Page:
Pfc. John Eddington was preparing for deployment to Europe to fight in World War II when he got the news his wife was pregnant with their daughter. Stationed in Texas, he wrote a letter intended for his little girl, expressing his love for her and how he longed to see her. Years later, this letter was found in a box, and on Saturday will finally will be able to be read by his daughter, Peggy Smith. With that letter, will be given a special memento of her dad's, his Purple Heart.
Eddington never made it home from WWII and Smith grew up knowing nothing about her father because the subject upset her mother. Smith now lives in Dayton, Nevada, thousands of miles from where the Purple Heart medal was left in Missouri. Eddington was originally from Leadwood, about 75 miles from the letter and his medal.
Found by Donna Gregory, 14 years ago, the letter and Purple Heart were in a cardboard box filled with WWII memorabilia. Since then, Gregory has been searching to find the daughter, and rightful owner of these items. In the box of memorabilia there are several letters, including the War Department's message to Eddington's mother about his death in June 1944 in Italy, four months after Smith was born. After Eddington's death the Purple Heart medal was awarded to him for being killed in action.
In Gregory's search to track down Peggy Smith, using libraries and the Internet, she called every Eddington in Missouri, trying to find the right Peggy. She had no trail. After using Facebook, and friends helping to reach out, Gregory eventually found the correct Peggy Smith.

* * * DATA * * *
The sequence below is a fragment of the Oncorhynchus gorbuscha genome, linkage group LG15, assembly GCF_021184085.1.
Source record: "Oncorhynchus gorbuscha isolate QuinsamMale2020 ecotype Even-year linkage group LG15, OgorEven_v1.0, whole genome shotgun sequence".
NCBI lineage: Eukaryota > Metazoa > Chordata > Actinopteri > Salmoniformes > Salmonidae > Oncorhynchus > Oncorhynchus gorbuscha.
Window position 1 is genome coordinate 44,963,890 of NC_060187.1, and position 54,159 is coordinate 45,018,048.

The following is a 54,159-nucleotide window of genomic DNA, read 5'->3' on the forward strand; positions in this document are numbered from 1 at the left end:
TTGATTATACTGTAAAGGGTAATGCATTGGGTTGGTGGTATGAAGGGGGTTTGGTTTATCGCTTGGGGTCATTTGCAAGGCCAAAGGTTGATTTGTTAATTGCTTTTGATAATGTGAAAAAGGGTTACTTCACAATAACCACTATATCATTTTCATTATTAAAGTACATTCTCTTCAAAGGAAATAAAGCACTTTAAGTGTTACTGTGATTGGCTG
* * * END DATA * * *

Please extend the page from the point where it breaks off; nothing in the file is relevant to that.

Smith was aware her father died in war, and he earned a Purple Heart; but she had no idea the whereabouts - until Gregory called.
"It was an unforgettable moment," Gregory said. Smith said she was "stunned."
The heartwarming story of the letter, along with the medal touched Gregory. She would not quote from the letter, Gregory felt Smith should read it first.
"It's basically a soldier who is pouring out his heart on paper to his daughter," Gregory, 46, said of the letter. "It's a letter written so she would know how much her daddy loved her."
Barring his death in war, Smith knows almost nothing of her father, since her heartbroken mother could rarely bring herself to discuss the love of her life.
"I think she was just distraught. She was so much in love with him," Smith said. "My mom didn't tell me much about my dad. I learned as a young girl not to bring it up because she would just get so upset."
Gregory decided to make the drive to Dayton, near Carson City, to deliver the memorabilia to Smith. Gregory wrote a letter to the Patriot Guard Rider explaining it would be more powerful if veterans presented the medal to Smith. Early Tuesday, Gregory, her sister and a friend left St. Louis heading towards Smith in Nevada.
On Saturday, they will arrive via parade which will begin in Carson City and make the 15-mile trek to Dayton. There Smith will receive the medal and letter in a ceremony at the local high school.
"I'll be crying the whole time," Smith said.
Smith's children and most of her 11 grandchildren and five great-grandchildren will be there. Both Smith and Gregory are preparing for an emotional ceremony as Smith reads the letter from her father for the first time, and holds that medal in her hands.
Gregory said, "I've waited for the finale of this journey for over a decade."
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